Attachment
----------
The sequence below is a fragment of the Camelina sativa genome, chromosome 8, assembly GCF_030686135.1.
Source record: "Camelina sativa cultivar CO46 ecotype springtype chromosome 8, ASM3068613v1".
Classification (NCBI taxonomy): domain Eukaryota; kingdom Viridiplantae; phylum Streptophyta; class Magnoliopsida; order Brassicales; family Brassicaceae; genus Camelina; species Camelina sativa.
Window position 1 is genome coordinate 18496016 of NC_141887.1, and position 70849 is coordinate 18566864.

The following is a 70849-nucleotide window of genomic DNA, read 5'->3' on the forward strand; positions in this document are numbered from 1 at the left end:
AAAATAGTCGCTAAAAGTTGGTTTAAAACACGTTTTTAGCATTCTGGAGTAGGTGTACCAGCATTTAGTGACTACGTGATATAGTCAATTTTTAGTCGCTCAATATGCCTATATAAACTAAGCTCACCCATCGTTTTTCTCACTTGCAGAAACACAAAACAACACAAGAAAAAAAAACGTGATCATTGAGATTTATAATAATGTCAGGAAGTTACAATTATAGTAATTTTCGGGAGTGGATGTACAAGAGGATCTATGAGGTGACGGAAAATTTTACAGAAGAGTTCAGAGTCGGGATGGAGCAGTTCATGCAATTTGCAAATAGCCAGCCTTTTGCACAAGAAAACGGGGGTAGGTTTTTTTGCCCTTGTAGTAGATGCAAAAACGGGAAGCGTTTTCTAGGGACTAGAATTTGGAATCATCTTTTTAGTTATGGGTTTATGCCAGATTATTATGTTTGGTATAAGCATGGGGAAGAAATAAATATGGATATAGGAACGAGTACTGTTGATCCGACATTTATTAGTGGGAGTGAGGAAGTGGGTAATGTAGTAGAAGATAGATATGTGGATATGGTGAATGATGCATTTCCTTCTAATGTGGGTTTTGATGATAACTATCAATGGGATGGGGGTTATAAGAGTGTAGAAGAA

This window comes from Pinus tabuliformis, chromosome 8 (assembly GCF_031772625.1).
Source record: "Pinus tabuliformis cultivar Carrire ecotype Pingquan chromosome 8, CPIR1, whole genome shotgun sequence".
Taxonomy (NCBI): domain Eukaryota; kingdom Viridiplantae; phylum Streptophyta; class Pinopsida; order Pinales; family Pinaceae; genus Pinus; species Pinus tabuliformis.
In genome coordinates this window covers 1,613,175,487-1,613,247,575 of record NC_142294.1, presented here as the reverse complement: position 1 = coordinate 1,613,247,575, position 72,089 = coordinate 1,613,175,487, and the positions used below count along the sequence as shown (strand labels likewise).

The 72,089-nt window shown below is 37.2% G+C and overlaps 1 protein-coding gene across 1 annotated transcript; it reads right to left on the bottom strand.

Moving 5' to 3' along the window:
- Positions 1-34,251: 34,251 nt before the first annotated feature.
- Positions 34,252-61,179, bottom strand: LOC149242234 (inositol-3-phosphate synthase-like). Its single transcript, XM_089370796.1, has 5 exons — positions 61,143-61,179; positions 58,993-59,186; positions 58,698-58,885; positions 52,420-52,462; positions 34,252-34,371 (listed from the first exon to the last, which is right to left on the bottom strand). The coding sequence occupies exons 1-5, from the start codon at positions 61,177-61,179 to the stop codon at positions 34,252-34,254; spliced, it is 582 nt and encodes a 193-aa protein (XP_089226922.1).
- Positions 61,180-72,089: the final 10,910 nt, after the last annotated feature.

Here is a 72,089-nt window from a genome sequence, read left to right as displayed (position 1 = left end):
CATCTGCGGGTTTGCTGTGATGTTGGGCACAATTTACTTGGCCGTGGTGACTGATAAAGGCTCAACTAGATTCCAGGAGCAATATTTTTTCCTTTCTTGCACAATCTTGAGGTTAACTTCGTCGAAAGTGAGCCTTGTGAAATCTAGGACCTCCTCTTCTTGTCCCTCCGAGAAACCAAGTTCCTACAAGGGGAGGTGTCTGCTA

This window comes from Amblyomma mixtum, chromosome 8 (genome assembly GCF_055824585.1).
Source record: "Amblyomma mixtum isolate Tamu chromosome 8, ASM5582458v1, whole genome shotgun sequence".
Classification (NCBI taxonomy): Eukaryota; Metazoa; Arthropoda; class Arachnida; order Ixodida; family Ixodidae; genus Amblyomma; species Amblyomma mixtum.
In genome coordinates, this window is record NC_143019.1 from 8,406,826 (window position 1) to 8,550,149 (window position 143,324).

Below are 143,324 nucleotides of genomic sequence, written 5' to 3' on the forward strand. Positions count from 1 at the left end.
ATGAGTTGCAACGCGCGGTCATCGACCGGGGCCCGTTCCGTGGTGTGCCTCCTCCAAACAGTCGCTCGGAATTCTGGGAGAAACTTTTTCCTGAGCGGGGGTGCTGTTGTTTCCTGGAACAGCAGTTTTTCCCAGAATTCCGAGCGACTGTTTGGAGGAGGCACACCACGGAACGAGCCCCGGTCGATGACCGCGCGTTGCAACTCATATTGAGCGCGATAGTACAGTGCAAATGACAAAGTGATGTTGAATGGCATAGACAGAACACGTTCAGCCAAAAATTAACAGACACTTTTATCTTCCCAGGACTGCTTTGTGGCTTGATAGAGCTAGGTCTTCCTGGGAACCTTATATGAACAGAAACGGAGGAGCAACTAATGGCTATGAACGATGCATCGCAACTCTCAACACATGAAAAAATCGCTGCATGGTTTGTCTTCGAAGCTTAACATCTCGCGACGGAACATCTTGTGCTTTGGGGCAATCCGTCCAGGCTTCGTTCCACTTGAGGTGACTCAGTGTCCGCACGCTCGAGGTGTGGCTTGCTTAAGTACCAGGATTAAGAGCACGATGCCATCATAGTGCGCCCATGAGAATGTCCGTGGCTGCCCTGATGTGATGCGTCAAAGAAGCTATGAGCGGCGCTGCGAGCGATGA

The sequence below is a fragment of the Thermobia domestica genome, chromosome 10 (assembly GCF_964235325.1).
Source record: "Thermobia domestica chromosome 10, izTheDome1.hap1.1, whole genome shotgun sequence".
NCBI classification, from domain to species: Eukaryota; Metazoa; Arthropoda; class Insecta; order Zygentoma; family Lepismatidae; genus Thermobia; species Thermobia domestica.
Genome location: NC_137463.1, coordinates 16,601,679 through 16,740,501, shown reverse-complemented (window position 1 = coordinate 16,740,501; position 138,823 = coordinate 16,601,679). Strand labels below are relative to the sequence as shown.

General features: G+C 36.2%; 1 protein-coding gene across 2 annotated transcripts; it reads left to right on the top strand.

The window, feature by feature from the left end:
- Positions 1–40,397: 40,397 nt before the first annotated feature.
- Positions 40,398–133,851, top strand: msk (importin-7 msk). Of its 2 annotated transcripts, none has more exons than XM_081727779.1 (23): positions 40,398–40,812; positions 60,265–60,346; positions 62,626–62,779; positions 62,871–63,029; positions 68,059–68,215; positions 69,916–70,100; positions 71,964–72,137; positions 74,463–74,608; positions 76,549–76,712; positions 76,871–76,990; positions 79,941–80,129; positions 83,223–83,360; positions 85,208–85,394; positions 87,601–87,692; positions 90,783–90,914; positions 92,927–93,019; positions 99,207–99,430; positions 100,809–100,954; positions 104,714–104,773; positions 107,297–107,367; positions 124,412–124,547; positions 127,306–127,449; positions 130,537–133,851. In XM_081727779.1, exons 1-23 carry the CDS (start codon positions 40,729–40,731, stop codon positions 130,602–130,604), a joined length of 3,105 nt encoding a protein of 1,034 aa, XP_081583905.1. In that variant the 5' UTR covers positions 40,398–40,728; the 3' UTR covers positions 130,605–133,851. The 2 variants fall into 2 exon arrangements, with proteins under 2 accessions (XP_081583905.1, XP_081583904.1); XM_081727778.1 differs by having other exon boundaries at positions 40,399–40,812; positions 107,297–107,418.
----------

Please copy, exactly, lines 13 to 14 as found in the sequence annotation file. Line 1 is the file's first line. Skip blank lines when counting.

- Positions 1-34,251: 34,251 nt before the first annotated feature.
- Positions 34,252-61,179, bottom strand: LOC149242234 (inositol-3-phosphate synthase-like). Its single transcript, XM_089370796.1, has 5 exons — positions 61,143-61,179; positions 58,993-59,186; positions 58,698-58,885; positions 52,420-52,462; positions 34,252-34,371 (listed from the first exon to the last, which is right to left on the bottom strand). The coding sequence occupies exons 1-5, from the start codon at positions 61,177-61,179 to the stop codon at positions 34,252-34,254; spliced, it is 582 nt and encodes a 193-aa protein (XP_089226922.1).